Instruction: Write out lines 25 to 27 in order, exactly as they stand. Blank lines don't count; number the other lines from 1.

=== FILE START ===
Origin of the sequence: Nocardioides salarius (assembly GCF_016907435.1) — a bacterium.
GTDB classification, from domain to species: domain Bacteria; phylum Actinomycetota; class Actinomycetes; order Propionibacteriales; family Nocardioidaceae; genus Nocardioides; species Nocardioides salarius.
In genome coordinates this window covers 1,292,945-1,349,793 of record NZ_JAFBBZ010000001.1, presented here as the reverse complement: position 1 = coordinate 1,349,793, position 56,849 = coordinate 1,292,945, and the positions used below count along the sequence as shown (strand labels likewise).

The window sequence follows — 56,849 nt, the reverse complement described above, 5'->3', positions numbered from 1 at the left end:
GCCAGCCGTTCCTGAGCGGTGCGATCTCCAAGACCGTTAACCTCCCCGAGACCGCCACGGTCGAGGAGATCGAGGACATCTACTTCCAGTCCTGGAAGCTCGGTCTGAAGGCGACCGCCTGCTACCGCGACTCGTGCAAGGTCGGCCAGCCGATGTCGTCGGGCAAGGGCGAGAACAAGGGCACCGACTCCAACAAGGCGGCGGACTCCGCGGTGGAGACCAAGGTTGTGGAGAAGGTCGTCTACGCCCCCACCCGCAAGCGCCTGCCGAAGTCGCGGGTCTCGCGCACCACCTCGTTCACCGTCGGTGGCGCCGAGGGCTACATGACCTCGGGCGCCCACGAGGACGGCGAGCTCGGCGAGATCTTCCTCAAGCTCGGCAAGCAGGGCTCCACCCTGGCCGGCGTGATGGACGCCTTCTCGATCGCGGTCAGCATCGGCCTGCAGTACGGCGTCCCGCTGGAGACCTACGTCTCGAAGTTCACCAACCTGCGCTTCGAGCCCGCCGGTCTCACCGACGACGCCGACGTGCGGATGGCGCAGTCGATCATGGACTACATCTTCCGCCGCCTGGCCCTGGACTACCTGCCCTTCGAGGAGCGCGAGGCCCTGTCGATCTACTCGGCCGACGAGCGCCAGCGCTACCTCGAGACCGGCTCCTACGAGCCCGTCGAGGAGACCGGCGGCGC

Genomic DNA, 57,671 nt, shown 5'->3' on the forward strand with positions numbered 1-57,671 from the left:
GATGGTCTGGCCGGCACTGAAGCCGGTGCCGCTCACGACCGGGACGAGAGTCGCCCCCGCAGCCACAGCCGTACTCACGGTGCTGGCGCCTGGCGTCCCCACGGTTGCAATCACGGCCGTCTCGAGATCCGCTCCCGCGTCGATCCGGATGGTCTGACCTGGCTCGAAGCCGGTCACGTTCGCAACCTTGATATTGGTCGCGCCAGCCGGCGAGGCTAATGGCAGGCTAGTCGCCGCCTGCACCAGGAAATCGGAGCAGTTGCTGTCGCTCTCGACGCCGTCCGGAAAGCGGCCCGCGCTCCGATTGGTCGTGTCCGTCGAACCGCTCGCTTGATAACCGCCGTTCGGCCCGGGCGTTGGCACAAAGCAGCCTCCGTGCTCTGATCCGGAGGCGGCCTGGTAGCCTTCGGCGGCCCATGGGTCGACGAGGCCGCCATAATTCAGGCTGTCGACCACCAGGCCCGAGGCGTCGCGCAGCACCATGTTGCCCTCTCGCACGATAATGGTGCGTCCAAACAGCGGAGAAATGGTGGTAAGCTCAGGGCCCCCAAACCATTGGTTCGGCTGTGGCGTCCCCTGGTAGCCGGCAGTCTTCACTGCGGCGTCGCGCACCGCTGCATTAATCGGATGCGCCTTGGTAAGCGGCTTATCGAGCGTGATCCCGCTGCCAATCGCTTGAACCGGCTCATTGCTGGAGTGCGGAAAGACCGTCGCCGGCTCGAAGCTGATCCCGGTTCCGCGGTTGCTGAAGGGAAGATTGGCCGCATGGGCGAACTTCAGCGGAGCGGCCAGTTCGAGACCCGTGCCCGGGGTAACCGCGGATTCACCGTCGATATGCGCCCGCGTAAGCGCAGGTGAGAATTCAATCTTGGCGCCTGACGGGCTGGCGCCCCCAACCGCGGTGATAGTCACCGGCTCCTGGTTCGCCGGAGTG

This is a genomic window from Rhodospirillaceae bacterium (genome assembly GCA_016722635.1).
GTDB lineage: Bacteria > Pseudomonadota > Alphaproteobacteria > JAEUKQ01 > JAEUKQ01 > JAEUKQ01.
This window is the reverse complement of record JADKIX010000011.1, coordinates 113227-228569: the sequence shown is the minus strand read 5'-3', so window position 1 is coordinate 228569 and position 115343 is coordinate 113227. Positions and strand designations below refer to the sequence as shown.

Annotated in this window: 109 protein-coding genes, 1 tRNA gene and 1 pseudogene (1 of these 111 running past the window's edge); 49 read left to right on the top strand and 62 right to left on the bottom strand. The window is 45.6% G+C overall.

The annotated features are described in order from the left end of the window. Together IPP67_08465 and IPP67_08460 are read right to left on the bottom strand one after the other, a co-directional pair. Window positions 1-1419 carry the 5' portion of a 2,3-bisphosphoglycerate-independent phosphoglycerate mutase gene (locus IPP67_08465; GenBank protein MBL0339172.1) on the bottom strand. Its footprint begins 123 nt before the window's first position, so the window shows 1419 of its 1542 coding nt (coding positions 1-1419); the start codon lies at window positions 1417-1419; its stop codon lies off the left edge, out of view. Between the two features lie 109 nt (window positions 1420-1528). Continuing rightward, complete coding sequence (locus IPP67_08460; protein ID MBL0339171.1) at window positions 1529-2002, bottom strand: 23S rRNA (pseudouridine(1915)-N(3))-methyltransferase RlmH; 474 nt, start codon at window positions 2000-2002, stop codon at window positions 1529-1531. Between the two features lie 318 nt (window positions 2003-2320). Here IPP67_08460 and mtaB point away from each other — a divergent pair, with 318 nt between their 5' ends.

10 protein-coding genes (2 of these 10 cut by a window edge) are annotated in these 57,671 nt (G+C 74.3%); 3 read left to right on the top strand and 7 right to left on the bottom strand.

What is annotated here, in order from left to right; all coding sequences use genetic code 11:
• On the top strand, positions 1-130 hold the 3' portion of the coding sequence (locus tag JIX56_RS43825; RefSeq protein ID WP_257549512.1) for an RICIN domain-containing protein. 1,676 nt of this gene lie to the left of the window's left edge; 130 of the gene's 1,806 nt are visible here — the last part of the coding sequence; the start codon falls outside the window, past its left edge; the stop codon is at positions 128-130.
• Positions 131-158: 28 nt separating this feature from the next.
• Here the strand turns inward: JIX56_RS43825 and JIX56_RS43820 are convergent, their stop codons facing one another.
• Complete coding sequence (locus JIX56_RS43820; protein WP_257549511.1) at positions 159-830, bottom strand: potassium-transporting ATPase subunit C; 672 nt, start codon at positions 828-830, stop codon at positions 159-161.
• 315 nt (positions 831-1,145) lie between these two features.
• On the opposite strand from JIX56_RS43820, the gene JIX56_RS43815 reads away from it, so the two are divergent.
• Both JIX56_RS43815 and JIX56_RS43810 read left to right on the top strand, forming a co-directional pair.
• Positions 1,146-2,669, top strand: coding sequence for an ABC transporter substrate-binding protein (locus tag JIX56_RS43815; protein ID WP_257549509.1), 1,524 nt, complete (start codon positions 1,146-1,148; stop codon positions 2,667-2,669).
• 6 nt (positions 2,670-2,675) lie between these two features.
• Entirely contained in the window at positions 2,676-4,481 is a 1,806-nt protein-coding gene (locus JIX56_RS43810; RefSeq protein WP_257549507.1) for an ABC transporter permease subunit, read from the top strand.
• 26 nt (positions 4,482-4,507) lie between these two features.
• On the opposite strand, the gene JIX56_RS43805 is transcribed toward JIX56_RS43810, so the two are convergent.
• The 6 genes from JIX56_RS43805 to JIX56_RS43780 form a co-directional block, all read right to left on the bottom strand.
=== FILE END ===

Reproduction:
• 26 nt (positions 4,482-4,507) lie between these two features.
• On the opposite strand, the gene JIX56_RS43805 is transcribed toward JIX56_RS43810, so the two are convergent.
• The 6 genes from JIX56_RS43805 to JIX56_RS43780 form a co-directional block, all read right to left on the bottom strand.